-ScHoolboy Q takes a monstrous leap forward on his fourth LP.
I was never really that into ScHoolboy Q. Save for a few songs on “Habits and Contradictions” and basically none on “Oxymoron,” I found him boring. He had tons of personality, grit, and skill, and yet he never grabbed me and his albums became slogs. Nevertheless, I was excited for this album. I mean, features from Vince Staples (who murders every beat that’s thrown in front of him), Kanye West, E-40, Anderson .Paak, and The Dogg Pound? Production from tyler, the Creator, Metro Boomin, Sounwave, DJ Dahi, and Swizz Beatz? Sign me the fuck up. Plus, everyone basically lost their shit once this album did drop, so I was led to believe that this would be the first ScHoolboy Q album that I really got behind. And he not only put out an album I can get behind, he put out one of the best albums of the past few years. For real.
This album was preceded by the single “THat Part,” with Kanye West, and it reveals something about Q and why he is the perfect rapper for this album. He’s not too complex. He doesn’t wow you with the fastest flows, the wittiest wordplay, the deepest concepts, etc. None of that shit. He’s simple. He’s direct. It’s all about conviction. The grit. The flows aren’t speedy or entangled, but they’re catchy and carry these infectious rhythms that get stuck in your head without a big hook from an R&B singer. This virtue was made so clear when his fellow Black Hippy members (Kendrick Lamar, Jay Rock, and Ab Soul) jumped on a remix of “THat Part,” a simple, eerie trap beat. They’re great rappers on their own shit, one of them might go down as the best to ever do it, but they got to complicated. Kendrick’s flow was all internal rhymes and tightly packed, Jay Rock’s was as well to a lesser extent, but the song lost its infectious groove. It lost its confidence. Meanwhile, on the original, Q makes the line:
“Style on top o’ style nigga
Five years I been rich nigga”
sound like the coolest thing anybody’s ever said. And Kanye’s verse? Despite how ridiculous(ly stupid) it is, I’ll take it, on this kind of song, over any of the other guys’ rhyme wizardry. The opening line is just “ok ok ok ok ok OK!,” but it’s gonna be quoted and memed and remembered for years because it’s so damn funny and energizing.
On the rest of this album, Q is blunt, in your face, vicious a lot the time, chill and reflective at others, but consistently engrossing. Now, don’t get it twisted; we’re not looking at a Lil Yachty on this album. Q still bars out here, and spits detailed stories of the streets, growing up in Compton, dealing drugs, etc. Not groundbreaking topics, but Q has developed into an incredible mic presence.
And he brought along some friends who are up to the challenge of keeping up with him. Vince Staples rips apart “Ride Out” with his signature brand of high pitched, cold blooded ‘do not fuck with me’ indifference, E-40 delivers an absurdly cadenced verse on the banger “Dope Dealer,” Jadakiss shows up and spits the coldest verse on the album with the greatest line of the century: “gettin’ high watchin’ NBA League Pass,” and Anderson .Paak shows up on the opener and the title track, delivering an intense hook on the former and a super impassioned, spiritually invigorating performance on the latter. He actually steals the show on the title track and reminds me once more that I should re-listen to “Malibu,” because there’s no reason that I shouldn’t like it more than I do. Q also brings along two friends from the hood to help close the album, and from what I can gather, this is their first commercial appearance, and they hang with him. Just a nice little detail.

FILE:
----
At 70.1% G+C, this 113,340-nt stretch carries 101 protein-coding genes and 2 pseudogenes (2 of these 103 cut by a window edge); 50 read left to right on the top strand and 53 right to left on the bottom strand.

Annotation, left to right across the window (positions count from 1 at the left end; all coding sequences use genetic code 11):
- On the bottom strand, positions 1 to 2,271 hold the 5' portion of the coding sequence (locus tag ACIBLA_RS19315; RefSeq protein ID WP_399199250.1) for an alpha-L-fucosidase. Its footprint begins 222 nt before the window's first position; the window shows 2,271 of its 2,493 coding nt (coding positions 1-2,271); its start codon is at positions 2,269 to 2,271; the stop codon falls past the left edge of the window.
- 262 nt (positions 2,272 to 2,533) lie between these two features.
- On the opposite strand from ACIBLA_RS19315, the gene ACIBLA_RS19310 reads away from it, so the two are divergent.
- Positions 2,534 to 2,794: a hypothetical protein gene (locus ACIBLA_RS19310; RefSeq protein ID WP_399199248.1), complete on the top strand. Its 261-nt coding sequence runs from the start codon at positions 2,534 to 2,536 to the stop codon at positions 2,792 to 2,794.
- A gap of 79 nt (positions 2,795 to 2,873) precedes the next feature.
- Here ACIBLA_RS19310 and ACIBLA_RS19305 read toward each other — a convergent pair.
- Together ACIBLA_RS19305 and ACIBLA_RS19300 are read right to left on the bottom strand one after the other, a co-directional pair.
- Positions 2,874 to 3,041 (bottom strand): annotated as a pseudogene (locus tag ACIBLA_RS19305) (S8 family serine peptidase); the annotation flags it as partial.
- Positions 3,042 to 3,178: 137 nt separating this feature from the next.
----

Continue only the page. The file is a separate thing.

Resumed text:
…And speaking of nice little details, the production is full of them. There’s a lot going on in these beats. Some tracks feature a warm, organic jazz and gospel sound, with flourishes of electric pianos, shakers, and warm, loose guitars, while most of the tracks are villainous bangers. “Ride Out” is like a hood monster movie and “Dope Dealer,” produced by Metro Boomin, slaps harder than Ray Rice (yikes). Other songs rock urgent grooves while others lay back and reflect. But no matter the style the beat goes for, whether it be trap, boom bap, jazz, gospel, or whatever, everything features a deep, enveloping sound. For example, “WHateva U Want” has got one of those urgent grooves, multiple synth parts, underneath it all a looping melody from Candace Pillay, and some amazing multitracked vocals that pop in after the song. They sound so cavernous, so ethereal. They catapult the song into another dimension, and make it possibly the best song on the album. But how can you choose?
Because these songs are so memorable. Q is amazing on the mic, and he’s got incredible production to back him up. On every song, that’s the deal. And it’s catchy, too boot. Not because there’s a bunch of melodic hooks. There’s a few, and they all work really well, but Q has a way of finding the perfect flow and coming up with these lines that rattle around in your head because he delivers them perfectly. Quick anecdote: I had a major surgery a few days ago and had listened to this album for the 3rd time the night before, and had the line “STRAIGHT BALLIN LIKE BIIIIIIIIIIIIIITCH,” from the aptly titled “Str8 Ballin,” on loop in my head. Not a bad line to be remembering before you go under the knife, huh?
Standout Tracks: “Lord Have Mercy” “THat Part” “Groovy Tony / Eddie Kane” “Ride Out” “WHateva U Want” “Dope Dealer” “Str8 Ballin” “Blank Face”
P.S.- Take the severely out of place “Overtime” off of here, which appears to be here for a radio ready single, and this album is top to bottom perfect.